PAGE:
Last, click on the Add button to add your last action for this state. This time click on Sound > Play. Again, you'll have 2 buttons at the bottum show up and this time you pick your sound emitter and it's sound that you put in for the door.

You've now finished the First State. When the Avatar enters the region, this state will get performed first: The Door will animate open and you will hear the sound effect for it.

Now we want to make the door close when we walk away from it, so go to the drop down box where you have the name of your State. Click on it and then click on "Add State":

RegResp9.jpg

This will make your 2nd state. Rename this one to something more useful. I called mine DoorClose.

You will be setting this state up just like you did your first state, EXCEPT the first Action, you need to click on Animation > Set Backwards. This will make sure the next time the animation is played, it will play it backwards (closing the door).

So now your 2nd State should look like this:

RegResp10.jpg

Note where I have the first action underlined. It says "Anim Set Back" meaning it's set to play backwards.

Now we need to tell each state what to do when it's done with all the actions that were assigned to it. In my picture above, notice where I have my green circle. I have the drop down box set to DoorOpen. This means that when the Door Close state is done, the responder will go back to that state. That means after I exit the region and the door closes, it will be set up to open again if I enter the region again.

We need to tell our first state this too. So go up and click on the State drop down box and go back to your first state you set, and tell it to go to Door Close when it's finished:

RegResp11.jpg

This will make sure that after we've entered the region and the door is opened, the responder is ready to perform the Door Close state for when we leave.

That's it! Your door should now open when you walk towards it, and should close when you walk away from it. Here is a video of just that:

Door Open / Close Video



Region Responder: Different Triggers

Okay, now let's make a variation on this. A good example of what we are about to do is the Classroom Door in any Hood. When you walk up to it, it doesn't open. Instead, you have to click on the door button to open it. BUT, after it opens, when you walk through the door and away from it....it closes automatically!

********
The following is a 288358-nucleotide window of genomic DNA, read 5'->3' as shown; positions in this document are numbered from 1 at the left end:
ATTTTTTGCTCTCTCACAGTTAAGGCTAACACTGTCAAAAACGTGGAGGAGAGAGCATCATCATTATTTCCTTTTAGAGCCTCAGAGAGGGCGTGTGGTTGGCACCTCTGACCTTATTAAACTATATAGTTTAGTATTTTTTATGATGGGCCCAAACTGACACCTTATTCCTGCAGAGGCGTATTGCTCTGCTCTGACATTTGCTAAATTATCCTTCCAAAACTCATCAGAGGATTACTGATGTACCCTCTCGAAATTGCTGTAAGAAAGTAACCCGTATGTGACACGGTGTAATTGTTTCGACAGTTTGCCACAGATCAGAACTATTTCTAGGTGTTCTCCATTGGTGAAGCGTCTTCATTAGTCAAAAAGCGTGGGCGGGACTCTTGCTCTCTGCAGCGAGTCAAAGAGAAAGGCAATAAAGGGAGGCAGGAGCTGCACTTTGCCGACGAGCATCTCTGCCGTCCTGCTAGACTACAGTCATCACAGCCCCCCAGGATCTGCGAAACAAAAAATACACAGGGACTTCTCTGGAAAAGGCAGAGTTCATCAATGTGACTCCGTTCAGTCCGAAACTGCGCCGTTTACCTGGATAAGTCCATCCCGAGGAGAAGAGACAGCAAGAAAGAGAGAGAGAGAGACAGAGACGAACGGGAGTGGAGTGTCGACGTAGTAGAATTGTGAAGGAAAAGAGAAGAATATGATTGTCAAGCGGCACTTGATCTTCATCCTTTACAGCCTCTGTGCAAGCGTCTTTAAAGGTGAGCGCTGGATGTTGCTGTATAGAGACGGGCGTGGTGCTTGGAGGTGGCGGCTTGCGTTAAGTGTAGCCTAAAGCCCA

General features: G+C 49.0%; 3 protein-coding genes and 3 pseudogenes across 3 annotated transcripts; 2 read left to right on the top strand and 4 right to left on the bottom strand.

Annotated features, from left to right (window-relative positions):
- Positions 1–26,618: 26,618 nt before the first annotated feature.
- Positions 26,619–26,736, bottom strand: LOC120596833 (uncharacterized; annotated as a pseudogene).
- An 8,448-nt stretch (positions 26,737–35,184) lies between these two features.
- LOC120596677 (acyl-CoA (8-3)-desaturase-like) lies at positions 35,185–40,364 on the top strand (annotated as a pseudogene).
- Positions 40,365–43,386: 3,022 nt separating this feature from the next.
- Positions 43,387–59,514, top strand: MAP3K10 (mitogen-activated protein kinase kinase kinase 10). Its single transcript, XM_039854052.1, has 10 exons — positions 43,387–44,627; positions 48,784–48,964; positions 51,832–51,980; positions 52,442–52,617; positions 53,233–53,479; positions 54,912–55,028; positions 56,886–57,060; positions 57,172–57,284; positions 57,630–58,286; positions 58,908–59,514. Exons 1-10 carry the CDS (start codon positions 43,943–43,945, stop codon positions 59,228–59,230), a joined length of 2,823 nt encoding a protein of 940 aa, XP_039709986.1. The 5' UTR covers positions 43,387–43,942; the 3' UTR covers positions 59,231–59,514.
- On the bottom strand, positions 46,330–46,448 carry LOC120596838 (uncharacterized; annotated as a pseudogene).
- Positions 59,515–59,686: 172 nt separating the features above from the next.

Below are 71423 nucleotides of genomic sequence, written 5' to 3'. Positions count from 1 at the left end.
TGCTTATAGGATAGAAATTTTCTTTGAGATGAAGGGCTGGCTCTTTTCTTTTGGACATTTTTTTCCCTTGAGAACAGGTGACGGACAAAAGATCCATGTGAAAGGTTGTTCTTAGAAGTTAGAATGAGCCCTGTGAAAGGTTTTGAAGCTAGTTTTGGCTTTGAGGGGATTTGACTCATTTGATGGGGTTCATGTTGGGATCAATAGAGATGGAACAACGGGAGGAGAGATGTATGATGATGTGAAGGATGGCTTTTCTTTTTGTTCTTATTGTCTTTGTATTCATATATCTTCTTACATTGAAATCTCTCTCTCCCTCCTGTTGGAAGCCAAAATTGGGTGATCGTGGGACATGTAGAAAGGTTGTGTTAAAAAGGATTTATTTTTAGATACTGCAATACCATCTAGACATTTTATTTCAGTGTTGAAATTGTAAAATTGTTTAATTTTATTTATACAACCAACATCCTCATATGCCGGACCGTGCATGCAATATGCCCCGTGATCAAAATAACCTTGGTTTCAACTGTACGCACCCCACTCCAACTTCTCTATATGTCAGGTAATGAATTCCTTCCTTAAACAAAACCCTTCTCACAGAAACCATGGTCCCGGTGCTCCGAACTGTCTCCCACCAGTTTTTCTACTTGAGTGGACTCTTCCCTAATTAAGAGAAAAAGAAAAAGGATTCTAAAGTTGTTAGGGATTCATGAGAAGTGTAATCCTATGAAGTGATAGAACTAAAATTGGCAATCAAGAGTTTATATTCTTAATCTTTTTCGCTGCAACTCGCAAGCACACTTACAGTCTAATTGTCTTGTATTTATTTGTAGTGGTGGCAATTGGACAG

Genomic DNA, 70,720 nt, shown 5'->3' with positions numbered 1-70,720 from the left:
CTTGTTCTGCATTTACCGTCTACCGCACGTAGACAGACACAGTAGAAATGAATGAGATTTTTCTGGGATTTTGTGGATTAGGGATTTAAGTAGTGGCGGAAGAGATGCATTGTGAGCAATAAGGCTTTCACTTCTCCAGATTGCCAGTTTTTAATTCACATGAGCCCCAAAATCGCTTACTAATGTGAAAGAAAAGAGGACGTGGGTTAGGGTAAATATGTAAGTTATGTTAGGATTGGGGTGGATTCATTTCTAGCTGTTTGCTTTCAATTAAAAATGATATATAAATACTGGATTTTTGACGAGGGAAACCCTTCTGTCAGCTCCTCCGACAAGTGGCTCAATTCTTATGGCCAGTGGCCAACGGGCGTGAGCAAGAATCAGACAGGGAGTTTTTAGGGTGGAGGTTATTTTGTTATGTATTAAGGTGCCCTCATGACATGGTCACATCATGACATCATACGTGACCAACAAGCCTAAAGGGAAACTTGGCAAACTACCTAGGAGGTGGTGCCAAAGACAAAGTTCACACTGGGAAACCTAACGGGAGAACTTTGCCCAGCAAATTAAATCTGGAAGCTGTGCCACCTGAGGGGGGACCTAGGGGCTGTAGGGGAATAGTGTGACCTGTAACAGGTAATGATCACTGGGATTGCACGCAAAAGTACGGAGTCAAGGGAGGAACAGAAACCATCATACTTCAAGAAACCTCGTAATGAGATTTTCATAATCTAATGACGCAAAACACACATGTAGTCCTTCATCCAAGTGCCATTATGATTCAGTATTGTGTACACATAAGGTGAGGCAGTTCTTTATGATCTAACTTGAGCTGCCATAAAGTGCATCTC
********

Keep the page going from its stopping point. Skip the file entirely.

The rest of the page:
Repeat the above steps, however, here are some things you will need to change or do instead.

First, you're going to have to make a clickable for the avatar to click on to open the door. You can make a button, put it on the wall, or the door itself, etc. You can make a one shot avatar animation of the avatar touching the button if you want. What I did was just make the door itself a clickable and left out the avatar animation for now. Keep this in mind however, if you use something that you've already made and exported a clickable, if you gave that object physics (made it a collider), you will have to remove that component from the object. The Clickable component will give the object physics. If you don't, you'll get an error when you go to export

Once you have made your clickable object and gave it a clickable component, select your region. Go to the component utils tab. Make it look like this:

RegResp12.jpg

What is different here than what we did in the first part of the tutorial is, we've removed the Enter Trigger. We don't want our door responder to be triggered because we simply entered the region this time. But we DO want it to trigger when we EXIT the region.

Now select the responder in the Component Utils. We need to add a detector to it. Right now it only has the region as a detector, we need to tell the responder to start when we click on our clickable object:

RegResp13.jpg

click on the "Add" button under Detectors, and add your clickable to here.

Okay, that's it! You don't need to change the States as they will be doing the same thing as we want them to from the first part of this tutorial. Export, link out and give it a try.

Here's another Video of how it looks (no, I don't have any cameras put in for better shots. )

Different Triggers Video



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Copyright (C) 2011 Andy Legate.
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A copy of the license is included in the section entitled "GNU Free Documentation License".